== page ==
Liposuction eases misery of women with cancer

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Indy Lifestyle Online

A cosmetic surgery technique for trimming surplus fat from women's hips, thighs and buttocks is transforming the lives of women suffering from a painful and grossly disabling side-effect of breast cancer treatment.

A cosmetic surgery technique for trimming surplus fat from women's hips, thighs and buttocks is transforming the lives of women suffering from a painful and grossly disabling side-effect of breast cancer treatment.

The liposuction procedure literally sucks fat from the body. It is being used to remove up to two litres of fat from the arms of cancer patients who have had their lymph glands surgically removed to prevent the disease spreading.

Loss of the glands can cause lymphoedema which affects the body's natural drainage system, inhibiting the flow of colourless lymph fluid, which plays a key role in the immune system

About 7,000 British women a year develop lymphoedema after undergoing breast cancer surgery. Some are so badly affected that they become lopsided and cannot find clothes to fit. At present the condition is usually treated with compression bandages and exercise.

The new operation has been pioneered in Sweden by Dr Haken Brorson at the department of plastic and reproductive surgery at the University of Malmo.

Speaking about the first 64 operations, he said: "We removed, typically, about two litres of fat from the arms of these patients via liposuction. After two weeks, their arm swelling was reduced by 72 per cent, by 80 per cent at one month, 88 per cent at three months, 93 per cent at six months and 98 per cent after one year.

"The reduction subsequently continued slowly and at six years it was 104 per cent - the treated arm becoming a little smaller than the healthy arm. In addition, the range of movement in the shoulder joint increased, and pain and discomfort in the arm and hand diminished."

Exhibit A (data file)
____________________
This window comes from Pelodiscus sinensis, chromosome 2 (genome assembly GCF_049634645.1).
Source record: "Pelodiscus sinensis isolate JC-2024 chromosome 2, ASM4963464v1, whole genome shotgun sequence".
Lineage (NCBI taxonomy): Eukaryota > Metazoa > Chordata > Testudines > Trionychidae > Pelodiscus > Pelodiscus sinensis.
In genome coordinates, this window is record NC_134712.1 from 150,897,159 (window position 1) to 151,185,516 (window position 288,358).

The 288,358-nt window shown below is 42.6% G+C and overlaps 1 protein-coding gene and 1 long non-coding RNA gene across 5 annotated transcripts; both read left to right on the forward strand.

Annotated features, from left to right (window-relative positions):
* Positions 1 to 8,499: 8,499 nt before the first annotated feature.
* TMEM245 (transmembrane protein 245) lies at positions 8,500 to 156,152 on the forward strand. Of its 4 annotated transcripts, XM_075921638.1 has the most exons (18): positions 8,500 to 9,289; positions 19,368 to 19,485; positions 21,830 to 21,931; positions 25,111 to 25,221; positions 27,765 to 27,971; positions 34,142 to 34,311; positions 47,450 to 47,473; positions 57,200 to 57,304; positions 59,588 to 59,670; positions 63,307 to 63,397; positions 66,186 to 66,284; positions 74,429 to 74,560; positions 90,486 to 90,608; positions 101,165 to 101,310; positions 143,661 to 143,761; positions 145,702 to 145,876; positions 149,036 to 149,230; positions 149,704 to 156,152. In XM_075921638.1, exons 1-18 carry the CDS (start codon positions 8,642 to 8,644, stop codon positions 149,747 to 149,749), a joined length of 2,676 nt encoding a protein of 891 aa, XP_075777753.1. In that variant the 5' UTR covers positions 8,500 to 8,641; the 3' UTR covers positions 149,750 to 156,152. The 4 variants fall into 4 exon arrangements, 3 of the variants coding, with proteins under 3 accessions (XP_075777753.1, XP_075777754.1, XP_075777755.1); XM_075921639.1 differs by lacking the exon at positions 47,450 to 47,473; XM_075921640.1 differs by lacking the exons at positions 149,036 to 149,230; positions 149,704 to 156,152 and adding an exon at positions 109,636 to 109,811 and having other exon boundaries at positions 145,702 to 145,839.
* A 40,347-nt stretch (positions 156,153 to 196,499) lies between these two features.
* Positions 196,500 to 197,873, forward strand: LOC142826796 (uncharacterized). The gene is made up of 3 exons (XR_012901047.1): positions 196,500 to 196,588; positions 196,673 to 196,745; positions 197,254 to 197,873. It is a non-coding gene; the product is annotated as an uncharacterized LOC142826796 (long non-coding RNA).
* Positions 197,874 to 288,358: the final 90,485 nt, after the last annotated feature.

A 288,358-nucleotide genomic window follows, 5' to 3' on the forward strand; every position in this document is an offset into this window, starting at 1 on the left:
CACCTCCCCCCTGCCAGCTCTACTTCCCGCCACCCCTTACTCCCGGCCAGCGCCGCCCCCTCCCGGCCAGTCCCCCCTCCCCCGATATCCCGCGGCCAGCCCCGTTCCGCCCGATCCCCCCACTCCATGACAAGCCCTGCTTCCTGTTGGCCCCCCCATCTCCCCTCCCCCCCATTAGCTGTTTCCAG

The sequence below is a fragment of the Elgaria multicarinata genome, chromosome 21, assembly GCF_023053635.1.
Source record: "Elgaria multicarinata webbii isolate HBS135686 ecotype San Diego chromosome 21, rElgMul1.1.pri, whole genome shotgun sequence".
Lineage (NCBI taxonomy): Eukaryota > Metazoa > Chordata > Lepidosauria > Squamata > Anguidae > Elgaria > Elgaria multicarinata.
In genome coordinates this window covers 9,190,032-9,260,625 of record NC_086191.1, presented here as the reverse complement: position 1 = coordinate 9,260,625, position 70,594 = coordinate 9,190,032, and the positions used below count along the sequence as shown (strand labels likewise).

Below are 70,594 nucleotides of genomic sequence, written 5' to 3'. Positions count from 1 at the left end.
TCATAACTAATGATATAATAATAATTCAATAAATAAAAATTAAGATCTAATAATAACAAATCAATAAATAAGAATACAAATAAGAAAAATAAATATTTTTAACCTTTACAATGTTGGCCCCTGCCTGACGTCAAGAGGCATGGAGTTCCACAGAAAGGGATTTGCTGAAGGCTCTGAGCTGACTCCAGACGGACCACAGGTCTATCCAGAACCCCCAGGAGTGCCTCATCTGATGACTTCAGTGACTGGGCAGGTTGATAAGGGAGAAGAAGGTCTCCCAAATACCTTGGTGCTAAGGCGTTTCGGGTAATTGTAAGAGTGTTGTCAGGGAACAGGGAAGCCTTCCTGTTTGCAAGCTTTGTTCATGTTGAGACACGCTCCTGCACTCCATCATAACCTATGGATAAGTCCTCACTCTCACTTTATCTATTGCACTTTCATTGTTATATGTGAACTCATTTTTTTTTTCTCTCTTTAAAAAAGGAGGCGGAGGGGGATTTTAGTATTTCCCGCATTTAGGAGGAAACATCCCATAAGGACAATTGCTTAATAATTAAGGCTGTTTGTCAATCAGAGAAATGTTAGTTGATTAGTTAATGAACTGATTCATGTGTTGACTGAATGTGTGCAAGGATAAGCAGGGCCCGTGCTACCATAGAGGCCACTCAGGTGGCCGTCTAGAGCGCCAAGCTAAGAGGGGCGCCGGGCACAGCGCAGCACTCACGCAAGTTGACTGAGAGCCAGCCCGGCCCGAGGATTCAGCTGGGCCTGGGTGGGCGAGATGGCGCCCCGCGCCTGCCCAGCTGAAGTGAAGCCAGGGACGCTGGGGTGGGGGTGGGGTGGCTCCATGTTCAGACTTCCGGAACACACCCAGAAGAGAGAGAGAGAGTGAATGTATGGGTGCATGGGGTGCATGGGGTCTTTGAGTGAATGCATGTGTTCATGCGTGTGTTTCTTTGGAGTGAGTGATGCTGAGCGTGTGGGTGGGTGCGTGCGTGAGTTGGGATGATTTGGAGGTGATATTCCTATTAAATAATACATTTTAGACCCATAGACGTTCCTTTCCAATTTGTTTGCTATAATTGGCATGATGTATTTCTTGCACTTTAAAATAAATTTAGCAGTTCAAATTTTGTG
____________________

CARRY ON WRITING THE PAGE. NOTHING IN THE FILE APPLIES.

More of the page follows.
Dr Brorson added: "I shall always remember one of my patients telling me how much it meant to her to be able to walk into a shop and, for the first time in many years, choose a dress, confident that it would fit her."

But the liposuction patients are still advised to wear compression sleeves permanently to prevent recurrence of the problem.

The new operation has been welcomed in Britain by the Imperial Cancer Research Fund as a procedure showing "much promise" .

Gloria Freilich, founding President of Europa Donna, the European breast cancer coalition, said that lymphoedema was "a Cinderella condition" which caused extensive pain and distress.

Speaking recently at the European Breast Cancer Conference in Brussels, she said: "Commonly, patients are told that nothing can be done to help them and that they should be grateful that they've been cured of cancer - that lymphoedema is part of the price they have to pay. This is just not true.

"They're also frequently given inappropriate advice such as being told to buy a mechanical pump for the arm. Used without professional supervision, this can actually cause immense further damage by wrecking any remaining possibilities for drainage of accumulated lymph.

"Patients can be helped by timely diagnosis, appropriate treatment, advice and support," she said.

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